Please bear in mind that I am very new to Wikinews, so I may be wrong about all of this. I'm interested in your response.
-Ashershow1talk 21:58, 11 January 2011 (UTC)Reply
A year ago, Wikinews was not short on reviewers. Typical review times were only a few hours, and people got upset if their article hadn't been reviewed in nine or ten hours. Then the atmosphere of the project turned sour for a while, and a number of major Wikinewsies resigned. Slowly, over several months, review times went up and rate of output declined. Meanwhile, new reviewers continue to add to our ranks at a slow but, it seems to me, historically plausible rate — the positive effect of which may be delayed just as the negative effect was. And the year-end holidays are apt to be a slow time anyway. --Pi zero (talk) 06:08, 12 January 2011 (UTC)Reply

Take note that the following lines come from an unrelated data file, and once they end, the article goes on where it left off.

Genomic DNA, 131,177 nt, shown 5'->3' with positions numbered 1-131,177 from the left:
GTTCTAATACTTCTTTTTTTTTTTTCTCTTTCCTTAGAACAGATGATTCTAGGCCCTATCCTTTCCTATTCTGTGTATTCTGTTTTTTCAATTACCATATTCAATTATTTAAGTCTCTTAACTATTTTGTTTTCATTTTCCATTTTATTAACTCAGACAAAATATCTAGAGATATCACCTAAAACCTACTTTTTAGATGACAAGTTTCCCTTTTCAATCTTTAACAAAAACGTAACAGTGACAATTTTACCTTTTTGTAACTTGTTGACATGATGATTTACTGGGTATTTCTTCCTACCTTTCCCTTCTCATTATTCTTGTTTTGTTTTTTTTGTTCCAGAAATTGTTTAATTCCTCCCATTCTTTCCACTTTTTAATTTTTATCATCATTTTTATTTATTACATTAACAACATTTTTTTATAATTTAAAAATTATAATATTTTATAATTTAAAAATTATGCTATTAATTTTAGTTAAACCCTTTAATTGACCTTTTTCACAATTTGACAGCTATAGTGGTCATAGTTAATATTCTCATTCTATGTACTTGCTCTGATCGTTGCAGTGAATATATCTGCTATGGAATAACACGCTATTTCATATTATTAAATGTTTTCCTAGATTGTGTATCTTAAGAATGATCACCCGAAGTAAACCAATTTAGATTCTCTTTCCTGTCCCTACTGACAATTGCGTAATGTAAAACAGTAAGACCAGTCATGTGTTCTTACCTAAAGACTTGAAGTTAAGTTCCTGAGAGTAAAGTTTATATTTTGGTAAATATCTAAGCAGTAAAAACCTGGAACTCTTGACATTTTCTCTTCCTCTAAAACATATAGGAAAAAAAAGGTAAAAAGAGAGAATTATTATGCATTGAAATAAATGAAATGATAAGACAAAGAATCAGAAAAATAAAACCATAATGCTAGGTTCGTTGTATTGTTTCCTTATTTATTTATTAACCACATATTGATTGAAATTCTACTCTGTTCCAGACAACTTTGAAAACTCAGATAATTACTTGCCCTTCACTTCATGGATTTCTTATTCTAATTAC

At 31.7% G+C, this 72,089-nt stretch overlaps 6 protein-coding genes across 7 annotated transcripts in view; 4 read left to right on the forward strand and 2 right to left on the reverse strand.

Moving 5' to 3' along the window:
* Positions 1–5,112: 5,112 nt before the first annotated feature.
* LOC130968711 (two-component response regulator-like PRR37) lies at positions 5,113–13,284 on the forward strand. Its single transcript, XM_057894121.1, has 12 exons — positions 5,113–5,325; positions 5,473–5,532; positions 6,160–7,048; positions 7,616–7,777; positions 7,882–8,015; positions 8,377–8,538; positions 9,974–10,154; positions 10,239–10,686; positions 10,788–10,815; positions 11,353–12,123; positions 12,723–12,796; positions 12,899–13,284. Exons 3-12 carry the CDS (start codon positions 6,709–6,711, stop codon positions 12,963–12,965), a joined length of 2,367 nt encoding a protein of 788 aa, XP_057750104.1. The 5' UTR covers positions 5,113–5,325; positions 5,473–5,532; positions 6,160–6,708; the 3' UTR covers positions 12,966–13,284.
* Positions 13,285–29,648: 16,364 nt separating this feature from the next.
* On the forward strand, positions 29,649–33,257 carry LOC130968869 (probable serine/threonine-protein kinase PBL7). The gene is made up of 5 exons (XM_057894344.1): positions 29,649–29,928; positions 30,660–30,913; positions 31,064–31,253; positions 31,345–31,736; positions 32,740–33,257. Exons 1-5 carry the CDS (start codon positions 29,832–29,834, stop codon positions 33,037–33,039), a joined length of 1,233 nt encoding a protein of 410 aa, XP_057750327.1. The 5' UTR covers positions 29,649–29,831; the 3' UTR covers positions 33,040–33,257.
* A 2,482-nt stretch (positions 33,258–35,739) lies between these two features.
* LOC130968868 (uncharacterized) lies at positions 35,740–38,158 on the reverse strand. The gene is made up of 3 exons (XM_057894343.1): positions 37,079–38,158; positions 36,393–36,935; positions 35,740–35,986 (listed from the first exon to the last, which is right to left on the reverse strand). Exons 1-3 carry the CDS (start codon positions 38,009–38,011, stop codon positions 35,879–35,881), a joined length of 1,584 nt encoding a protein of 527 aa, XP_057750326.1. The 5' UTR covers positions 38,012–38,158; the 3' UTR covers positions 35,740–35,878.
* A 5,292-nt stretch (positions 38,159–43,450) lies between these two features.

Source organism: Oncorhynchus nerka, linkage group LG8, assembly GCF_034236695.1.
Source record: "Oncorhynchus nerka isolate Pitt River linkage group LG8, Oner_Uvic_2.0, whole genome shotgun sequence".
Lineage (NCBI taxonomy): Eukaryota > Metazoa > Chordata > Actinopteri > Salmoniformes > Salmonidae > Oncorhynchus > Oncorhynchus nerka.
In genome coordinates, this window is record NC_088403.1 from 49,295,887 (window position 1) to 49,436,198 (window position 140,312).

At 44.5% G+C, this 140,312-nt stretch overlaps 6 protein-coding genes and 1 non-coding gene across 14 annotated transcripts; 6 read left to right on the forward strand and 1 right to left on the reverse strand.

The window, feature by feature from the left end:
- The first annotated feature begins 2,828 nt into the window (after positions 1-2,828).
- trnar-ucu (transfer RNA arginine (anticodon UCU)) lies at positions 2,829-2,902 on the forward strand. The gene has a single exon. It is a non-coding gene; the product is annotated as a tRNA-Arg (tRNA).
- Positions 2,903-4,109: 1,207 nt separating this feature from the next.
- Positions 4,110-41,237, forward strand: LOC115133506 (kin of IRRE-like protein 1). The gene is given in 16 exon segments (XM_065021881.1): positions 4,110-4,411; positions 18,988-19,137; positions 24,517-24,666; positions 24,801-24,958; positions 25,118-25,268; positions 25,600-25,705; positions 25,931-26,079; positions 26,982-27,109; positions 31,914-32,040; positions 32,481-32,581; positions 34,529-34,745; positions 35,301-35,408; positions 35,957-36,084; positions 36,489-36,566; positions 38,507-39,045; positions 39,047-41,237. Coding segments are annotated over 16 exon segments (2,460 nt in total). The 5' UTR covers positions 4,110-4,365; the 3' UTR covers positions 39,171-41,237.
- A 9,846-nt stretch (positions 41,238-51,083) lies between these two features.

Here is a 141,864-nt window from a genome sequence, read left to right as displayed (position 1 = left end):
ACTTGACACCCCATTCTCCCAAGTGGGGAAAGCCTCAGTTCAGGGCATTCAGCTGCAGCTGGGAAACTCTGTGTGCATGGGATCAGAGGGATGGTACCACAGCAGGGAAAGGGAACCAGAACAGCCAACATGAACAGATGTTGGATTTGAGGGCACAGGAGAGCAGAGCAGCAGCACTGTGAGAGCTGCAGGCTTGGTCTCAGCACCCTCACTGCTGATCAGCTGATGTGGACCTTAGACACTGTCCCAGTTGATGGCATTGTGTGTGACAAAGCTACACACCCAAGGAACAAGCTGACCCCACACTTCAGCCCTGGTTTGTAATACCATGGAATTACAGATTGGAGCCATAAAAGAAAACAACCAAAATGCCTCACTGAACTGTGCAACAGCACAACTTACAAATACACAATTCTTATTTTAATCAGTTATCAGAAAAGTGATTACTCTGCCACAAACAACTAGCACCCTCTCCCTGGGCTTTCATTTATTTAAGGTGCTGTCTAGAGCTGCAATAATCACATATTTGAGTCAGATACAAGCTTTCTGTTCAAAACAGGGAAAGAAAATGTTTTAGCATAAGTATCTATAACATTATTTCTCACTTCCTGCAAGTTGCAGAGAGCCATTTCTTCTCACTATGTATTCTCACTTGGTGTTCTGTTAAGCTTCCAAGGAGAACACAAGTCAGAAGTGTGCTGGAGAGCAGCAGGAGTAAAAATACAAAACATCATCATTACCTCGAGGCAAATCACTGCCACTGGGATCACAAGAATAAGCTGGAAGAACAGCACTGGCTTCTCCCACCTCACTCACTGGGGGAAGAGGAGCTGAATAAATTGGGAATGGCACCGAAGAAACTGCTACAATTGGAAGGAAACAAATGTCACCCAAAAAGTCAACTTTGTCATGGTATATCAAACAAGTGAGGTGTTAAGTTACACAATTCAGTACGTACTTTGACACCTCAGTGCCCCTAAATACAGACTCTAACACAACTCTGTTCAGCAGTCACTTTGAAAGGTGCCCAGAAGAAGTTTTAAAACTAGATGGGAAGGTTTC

Audio Wikinews edit

Just listened to your first to recordings, congrats on stepping into the waters! -- kamnet (talk) 18:25, 1 March 2011 (UTC)Reply

Thanks, I don't think most people realize how much work goes into recording Audio Wikinews. I thought it would be easy to just read the article aloud, but I ended up re-recording it about 15 times before I could read it relatively smoothly. Props on all those recordings. --Ashershow1talk 18:52, 1 March 2011 (UTC)Reply
The more you do it, the easier it gets. One tip that helps me, especially with using Audacity, is that you can break the recordings down into chunks. Read a section, if it's very long then stop and take a rest before picking up on the next, or if you flub a line stop and edit out the sentence it occurs in. Hit the ">>" button to jump the cursor to the end of your track before you start recording again. When you're done you can cut/paste it into one single track and finish your edits. -- kamnet (talk) 17:48, 2 March 2011 (UTC)Reply

Ahem edit